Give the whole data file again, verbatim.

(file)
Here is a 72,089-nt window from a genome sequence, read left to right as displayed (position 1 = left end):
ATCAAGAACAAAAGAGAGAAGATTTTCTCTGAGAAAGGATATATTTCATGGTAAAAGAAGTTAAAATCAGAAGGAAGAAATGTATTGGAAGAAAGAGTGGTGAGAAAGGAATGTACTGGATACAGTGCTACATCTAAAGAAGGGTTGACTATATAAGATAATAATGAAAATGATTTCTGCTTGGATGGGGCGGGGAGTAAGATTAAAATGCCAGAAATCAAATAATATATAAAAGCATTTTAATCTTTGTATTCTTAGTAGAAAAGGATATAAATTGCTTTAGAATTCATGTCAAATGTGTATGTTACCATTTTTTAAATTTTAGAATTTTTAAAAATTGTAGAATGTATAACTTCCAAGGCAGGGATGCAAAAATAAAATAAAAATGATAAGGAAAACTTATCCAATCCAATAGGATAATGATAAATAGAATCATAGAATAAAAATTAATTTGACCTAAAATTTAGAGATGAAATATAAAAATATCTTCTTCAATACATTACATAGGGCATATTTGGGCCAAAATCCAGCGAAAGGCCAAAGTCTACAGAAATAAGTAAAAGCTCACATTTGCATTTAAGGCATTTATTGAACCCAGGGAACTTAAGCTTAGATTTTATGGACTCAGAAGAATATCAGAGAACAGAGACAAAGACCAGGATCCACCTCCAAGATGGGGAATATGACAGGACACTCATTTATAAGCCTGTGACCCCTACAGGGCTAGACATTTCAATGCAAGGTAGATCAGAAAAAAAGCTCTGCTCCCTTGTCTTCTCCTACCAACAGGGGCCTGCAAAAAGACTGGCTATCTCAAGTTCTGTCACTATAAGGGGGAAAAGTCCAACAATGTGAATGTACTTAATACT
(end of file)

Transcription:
Here is a 72,089-nt window from a genome sequence, read left to right as displayed (position 1 = left end):
ATCAAGAACAAAAGAGAGAAGATTTTCTCTGAGAAAGGATATATTTCATGGTAAAAGAAGTTAAAATCAGAAGGAAGAAATGTATTGGAAGAAAGAGTGGTGAGAAAGGAATGTACTGGATACAGTGCTACATCTAAAGAAGGGTTGACTATATAAGATAATAATGAAAATGATTTCTGCTTGGATGGGGCGGGGAGTAAGATTAAAATGCCAGAAATCAAATAATATATAAAAGCATTTTAATCTTTGTATTCTTAGTAGAAAAGGATATAAATTGCTTTAGAATTCATGTCAAATGTGTATGTTACCATTTTTTAAATTTTAGAATTTTTAAAAATTGTAGAATGTATAACTTCCAAGGCAGGGATGCAAAAATAAAATAAAAATGATAAGGAAAACTTATCCAATCCAATAGGATAATGATAAATAGAATCATAGAATAAAAATTAATTTGACCTAAAATTTAGAGATGAAATATAAAAATATCTTCTTCAATACATTACATAGGGCATATTTGGGCCAAAATCCAGCGAAAGGCCAAAGTCTACAGAAATAAGTAAAAGCTCACATTTGCATTTAAGGCATTTATTGAACCCAGGGAACTTAAGCTTAGATTTTATGGACTCAGAAGAATATCAGAGAACAGAGACAAAGACCAGGATCCACCTCCAAGATGGGGAATATGACAGGACACTCATTTATAAGCCTGTGACCCCTACAGGGCTAGACATTTCAATGCAAGGTAGATCAGAAAAAAAGCTCTGCTCCCTTGTCTTCTCCTACCAACAGGGGCCTGCAAAAAGACTGGCTATCTCAAGTTCTGTCACTATAAGGGGGAAAAGTCCAACAATGTGAATGTACTTAATACT